In the 19th round of the World Chess Blitz Championship in Moscow, Russia, Magnus Carlsen faced Alireza Firouzja with black. Alireza lost on time while he was trying to restore a piece he dropped.

It's said that he made multiple appeals to the CA IA Takis Nikolopoulos. What exactly happened and what was the final outcome of the game?

  • 3
    It's all covered here: youtube.com/watch?v=YPysTEW0YZU
    – Ellie
    Commented Jan 1, 2020 at 16:40
  • @Phonon That recording starts after the exclamation by Carlsen that Firouzja claimed was disturbing.
    – Arthur
    Commented Jan 2, 2020 at 11:27
  • @Arthur The recap of that moment you're referring to is covered at 11:30 mark onward.
    – Ellie
    Commented Jan 2, 2020 at 11:29

1 Answer 1


As you said, Alireza Firouzja lost on time while he was trying to restore a piece he dropped. He appealed, but the appeal was denied.

It was denied for several reasons.

First, he appealed about Magnus uttering one frustrating word earlier in the game. That was denied because had he wanted to appeal that, he had to do it right then and there, but he did not.

He questioned whether the clock was in proper operating order, but that was also denied.

He was declared lost because, no matter how unlikely, there was a position that Magnus could mate him in.

Paragraph 6.9 of the FIDE Laws of Chess state:

The game is drawn, if the position is such that the opponent cannot checkmate the player’s king by any possible series of legal moves.

It is my understanding that the formal appeal was on the Magnus' utterance as Alireza Firouzja had already been shown the rule in the rule book, so I do not believe that he formally appealed that part of the ruling.

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    Carlsen blundered a pawn and wasn't very happy but contained himself. Then he blundered a second pawn and couldn't stop himself saying something like "Oh, pooh!" in Norwegian. It was this that Firouzja complained disturbed him. This kind of complaint has no weight after the game has finished. If it really disturbed you at the time you have to stop the clock and call the arbiter at the time. The danger with this is that if the arbiter decides your complaint is frivolous he can award your opponent extra time. Otherwise you could do this to gain extra thinking time.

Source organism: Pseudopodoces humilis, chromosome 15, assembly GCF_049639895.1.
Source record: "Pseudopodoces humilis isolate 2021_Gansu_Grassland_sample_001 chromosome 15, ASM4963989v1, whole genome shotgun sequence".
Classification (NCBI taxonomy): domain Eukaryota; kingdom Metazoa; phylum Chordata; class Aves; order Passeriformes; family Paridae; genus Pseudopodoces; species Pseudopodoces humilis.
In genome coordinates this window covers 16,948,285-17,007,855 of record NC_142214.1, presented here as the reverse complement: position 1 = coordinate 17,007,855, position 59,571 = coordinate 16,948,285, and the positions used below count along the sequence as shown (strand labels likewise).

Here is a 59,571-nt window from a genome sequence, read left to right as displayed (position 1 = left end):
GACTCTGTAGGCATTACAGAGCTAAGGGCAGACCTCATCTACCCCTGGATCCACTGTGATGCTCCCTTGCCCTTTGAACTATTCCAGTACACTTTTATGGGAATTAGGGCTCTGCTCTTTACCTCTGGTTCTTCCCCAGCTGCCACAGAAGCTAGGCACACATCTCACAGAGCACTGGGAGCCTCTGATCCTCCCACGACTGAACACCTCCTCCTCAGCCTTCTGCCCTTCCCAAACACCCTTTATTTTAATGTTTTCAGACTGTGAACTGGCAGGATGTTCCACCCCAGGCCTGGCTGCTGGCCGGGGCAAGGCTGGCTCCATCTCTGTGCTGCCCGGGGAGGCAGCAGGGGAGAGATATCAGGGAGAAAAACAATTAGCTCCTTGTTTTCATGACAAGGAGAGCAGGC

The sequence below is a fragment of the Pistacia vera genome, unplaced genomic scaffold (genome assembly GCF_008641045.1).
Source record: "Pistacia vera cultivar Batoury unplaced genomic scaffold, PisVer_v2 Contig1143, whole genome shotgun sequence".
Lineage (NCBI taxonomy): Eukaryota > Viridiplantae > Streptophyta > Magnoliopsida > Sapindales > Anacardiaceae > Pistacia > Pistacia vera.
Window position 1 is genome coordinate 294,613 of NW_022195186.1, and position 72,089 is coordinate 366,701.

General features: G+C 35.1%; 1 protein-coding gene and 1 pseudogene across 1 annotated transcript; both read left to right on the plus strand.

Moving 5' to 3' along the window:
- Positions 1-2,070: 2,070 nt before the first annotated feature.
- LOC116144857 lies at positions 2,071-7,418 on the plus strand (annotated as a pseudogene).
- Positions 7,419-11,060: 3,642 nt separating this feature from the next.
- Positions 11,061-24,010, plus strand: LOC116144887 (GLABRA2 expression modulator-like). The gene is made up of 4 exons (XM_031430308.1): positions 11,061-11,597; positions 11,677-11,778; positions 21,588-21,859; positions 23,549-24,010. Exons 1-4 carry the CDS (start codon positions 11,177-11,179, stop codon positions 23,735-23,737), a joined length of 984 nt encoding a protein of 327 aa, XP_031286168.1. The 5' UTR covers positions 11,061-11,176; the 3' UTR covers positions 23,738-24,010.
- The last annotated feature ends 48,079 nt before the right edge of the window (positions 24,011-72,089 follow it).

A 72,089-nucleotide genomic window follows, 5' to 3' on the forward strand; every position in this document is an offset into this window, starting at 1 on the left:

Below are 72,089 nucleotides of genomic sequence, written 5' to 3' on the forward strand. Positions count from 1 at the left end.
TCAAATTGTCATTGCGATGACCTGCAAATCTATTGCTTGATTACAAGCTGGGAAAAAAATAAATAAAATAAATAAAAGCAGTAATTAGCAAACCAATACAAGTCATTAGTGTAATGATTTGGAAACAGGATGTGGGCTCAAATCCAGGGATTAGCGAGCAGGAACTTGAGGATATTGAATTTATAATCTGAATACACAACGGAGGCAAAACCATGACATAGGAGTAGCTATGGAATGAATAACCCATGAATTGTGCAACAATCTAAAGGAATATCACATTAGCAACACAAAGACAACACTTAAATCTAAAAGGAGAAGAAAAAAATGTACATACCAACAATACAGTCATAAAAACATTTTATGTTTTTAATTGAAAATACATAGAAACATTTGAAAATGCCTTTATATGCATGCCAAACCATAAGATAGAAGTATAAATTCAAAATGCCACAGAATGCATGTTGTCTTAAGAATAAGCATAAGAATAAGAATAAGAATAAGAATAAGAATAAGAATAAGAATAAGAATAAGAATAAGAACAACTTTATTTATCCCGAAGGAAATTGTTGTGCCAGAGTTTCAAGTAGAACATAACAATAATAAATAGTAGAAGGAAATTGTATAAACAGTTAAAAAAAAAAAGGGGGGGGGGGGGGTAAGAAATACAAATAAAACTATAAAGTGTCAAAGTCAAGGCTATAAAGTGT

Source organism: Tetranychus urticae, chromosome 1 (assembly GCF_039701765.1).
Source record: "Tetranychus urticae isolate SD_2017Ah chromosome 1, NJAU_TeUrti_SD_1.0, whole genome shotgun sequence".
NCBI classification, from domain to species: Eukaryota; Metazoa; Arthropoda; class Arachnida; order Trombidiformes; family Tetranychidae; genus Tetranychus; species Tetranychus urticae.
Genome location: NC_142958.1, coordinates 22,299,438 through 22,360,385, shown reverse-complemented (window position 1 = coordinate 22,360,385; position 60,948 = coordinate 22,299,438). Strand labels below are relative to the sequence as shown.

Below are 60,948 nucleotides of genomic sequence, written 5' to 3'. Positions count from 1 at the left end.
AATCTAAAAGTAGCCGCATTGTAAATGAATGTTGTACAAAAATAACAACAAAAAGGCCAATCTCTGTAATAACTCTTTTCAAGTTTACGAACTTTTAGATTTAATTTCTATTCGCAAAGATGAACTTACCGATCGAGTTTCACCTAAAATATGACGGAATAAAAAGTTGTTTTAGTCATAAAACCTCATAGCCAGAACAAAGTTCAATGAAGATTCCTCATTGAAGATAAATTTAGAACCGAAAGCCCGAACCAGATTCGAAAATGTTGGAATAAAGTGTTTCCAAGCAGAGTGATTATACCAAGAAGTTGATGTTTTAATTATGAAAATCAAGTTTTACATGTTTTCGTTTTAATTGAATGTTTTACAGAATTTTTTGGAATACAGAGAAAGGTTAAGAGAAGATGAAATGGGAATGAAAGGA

– Brian Towers
    Commented Jan 1, 2020 at 17:14
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    But even the second time, it was still relatively contained, and a human reaction. As you said though, and the given reason for denying the appeal, he had to say something right then. Thanks for the explanations on the potential dangers. Commented Jan 1, 2020 at 17:16
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    @BrianTowers It would seem that either both players must maintain absolute silence or the other one can claim a victory for being bothered/harassed or whatever. I am not at that level but I just naturally ignore anything the opponent says. I do recall in the 50s when trash talking the opponent was part of speed chess.
    – yobamamama
    Commented Jan 1, 2020 at 18:11
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    @yobamamama I'm pretty sure the standard isn't "absolute silence or you forfeit". There's middle ground; the arbiter can give a warning or time penalty, and probably wouldn't issue a forfeit unless the distraction was intentional and/or repeated.
    – D M
    Commented Jan 1, 2020 at 20:09
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    Possibly but that makes it very subjective depending on which arbiter and his feeling about talking.
    – yobamamama
    Commented Jan 1, 2020 at 20:10

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